Does currency hold so much power over us that the mere suggestion of it corrupts our good intentions? A study published in May found that participants are more likely to act unethically when exposed to money -- even if it's only through photos or words related to money, in lieu of actual cash.
Kristin Smith-Crowe, associate professor at The University of Utah and one of the study's authors, says that suggestions or subtle reminders of money put people into a different frame of mind that she calls a "business decision frame."
"When people think in business terms, it means they think in terms of cost-benefit analyses and more about themselves," rather than about the greater good for society, she explains. "It's a narrowing of the way we think."
When money is viewed as a reward
In various exercises, participants were compared to control groups to gauge their reaction when subtle reminders of money were presented. For example, a group was given the task of unscrambling phrases, with half the group looking at phrases that contained words related to money. One group would unscramble the phrase, "She spends money liberally," while the control group might have a phrase that read, "She walked on grass." In another exercise, people were told they could earn more money in certain circumstances if they lied.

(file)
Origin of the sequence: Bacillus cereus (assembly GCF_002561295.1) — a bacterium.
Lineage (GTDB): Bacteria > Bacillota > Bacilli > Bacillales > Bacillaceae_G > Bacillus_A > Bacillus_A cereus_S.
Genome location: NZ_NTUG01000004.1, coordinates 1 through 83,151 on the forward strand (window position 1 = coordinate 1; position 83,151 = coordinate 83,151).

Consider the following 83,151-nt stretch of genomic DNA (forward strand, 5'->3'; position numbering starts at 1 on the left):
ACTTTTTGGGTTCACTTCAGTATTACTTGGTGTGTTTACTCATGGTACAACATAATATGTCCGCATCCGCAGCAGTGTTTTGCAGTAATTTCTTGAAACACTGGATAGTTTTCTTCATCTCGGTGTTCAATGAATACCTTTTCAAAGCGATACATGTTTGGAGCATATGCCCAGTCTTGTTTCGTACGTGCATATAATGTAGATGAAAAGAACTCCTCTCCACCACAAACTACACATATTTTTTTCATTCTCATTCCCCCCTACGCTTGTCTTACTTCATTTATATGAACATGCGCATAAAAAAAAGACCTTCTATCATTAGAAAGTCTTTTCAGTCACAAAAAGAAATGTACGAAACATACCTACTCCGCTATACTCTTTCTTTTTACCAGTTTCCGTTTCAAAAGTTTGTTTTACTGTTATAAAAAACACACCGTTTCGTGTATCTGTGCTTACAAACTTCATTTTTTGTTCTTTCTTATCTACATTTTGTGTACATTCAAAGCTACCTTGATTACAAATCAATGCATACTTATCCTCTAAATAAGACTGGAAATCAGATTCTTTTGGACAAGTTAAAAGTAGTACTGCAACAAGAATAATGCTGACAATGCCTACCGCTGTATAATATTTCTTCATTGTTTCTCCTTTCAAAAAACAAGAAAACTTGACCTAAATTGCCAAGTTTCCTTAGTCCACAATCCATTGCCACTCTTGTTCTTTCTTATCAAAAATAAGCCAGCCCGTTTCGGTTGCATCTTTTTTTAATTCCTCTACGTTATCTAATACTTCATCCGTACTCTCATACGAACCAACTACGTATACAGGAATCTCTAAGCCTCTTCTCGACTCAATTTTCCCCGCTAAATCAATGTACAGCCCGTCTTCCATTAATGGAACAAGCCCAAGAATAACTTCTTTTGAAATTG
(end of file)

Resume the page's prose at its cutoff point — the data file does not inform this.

Compared to control groups, the participants presented with money concepts demonstrated unethical intentions, she says. "The presence of money determines how we behave, in other words, whether we will be rewarded," she adds.
This isn't to say that people wouldn't react positively if a different concept were presented, Smith-Crowe points out. "There's an interesting study at University of British Columbia, where participants were primed with the notion that God is watching you," she says. "It caused people to react in more social ways."
Money, itself, is not the problem
"As a whole, money has been around for a long time and if not money, some other commodity," says Smith-Crowe. The study is less about money as a problem than about promoting awareness that can lead to maximizing social responsibility, particularly in business, she adds.
The goal of the study is to help people understand how they make decisions and whether they are including all relevant factors besides money. "The broadest takeaway message is that even if we're well-intentioned, our decisions can be impacted by factors we don't realize affect us," Smith-Crowe says. "We are affected by biases, but it doesn't mean we're irrational people. I don't think it's a negative story."
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